Let us take a painting familiar to anyone who has been to the Uffizi at least once in their life: the Madonna of the Goldfinch by Raphael (Urbino, 1483 - Rome, 1520). It is such a beautiful, harmonious, refined, and delicate painting that not only does it seem to us to be the result of natural talent, but as a result of this, it seems almost immediate, in the sense that it seems that the artist was able to produce a masterpiece like this with ease, without thinking too much about it. The observer usually dwells on the expression of the Madonna who communicates a deep maternal love, or on the gazes of St. John and the Child Jesus, caught in their sweet tenderness, or even on the thoughtful gesture of the Virgin who, with her right hand, seems at the same time to caress and protect St. John offering the goldfinch to the Child Jesus who, in turn, affectionately attempts to caress the bird.

Raffaello, Madonna del Cardellino
Raphael, Madonna of the Goldfinch (1506; oil on panel, 107 x 77 cm; Florence, Uffizi Gallery)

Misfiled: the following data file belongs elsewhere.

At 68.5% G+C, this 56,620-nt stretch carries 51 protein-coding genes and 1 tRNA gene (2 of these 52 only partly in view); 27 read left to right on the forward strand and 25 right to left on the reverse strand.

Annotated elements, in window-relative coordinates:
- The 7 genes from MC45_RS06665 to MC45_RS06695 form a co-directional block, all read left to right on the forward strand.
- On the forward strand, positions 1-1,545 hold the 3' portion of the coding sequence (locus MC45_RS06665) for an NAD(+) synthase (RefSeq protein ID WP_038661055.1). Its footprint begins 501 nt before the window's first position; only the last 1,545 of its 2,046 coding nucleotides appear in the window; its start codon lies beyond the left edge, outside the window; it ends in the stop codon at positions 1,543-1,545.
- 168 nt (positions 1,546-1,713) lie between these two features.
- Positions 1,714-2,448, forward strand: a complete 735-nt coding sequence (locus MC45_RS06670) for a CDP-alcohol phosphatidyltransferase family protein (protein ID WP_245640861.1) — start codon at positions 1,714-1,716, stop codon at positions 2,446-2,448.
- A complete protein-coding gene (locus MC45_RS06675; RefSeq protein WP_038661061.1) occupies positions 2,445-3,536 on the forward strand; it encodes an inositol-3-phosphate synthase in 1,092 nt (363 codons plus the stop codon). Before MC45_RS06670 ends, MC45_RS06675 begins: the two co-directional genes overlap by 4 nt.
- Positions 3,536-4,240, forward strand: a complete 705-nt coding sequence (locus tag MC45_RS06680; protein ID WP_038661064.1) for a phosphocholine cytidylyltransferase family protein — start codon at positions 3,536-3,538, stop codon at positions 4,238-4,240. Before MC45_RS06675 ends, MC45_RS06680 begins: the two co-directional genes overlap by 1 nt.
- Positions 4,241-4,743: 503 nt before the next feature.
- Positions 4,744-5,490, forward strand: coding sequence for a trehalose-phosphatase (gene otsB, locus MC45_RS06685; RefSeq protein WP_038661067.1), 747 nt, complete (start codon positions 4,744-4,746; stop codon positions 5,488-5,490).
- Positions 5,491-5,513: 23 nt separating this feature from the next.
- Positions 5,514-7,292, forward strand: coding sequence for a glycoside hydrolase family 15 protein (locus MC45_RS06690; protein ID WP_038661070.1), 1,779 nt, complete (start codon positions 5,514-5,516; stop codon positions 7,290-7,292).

Yet the attitudes and expressions of the characters were not the main concern for the great Urbino. We understand this from the preparatory drawings for the Madonna of the Goldfinch that have survived the centuries and are preserved in theAshmolean Museum in Oxford. These drawings make us aware that for Raphael the expressions of the characters were not what distressed him: they were details that the artist practically took for granted. His main problem was composition. In fact, Raphael aimed to find the correct balance, the arrangement that would give the best possible harmony to the finished painting, the right proportions, the right distances between one character and another, the poses that would best suit a well-balanced end result. By looking at the drawings we are thus able to see the evolution of the composition toward its finished forms.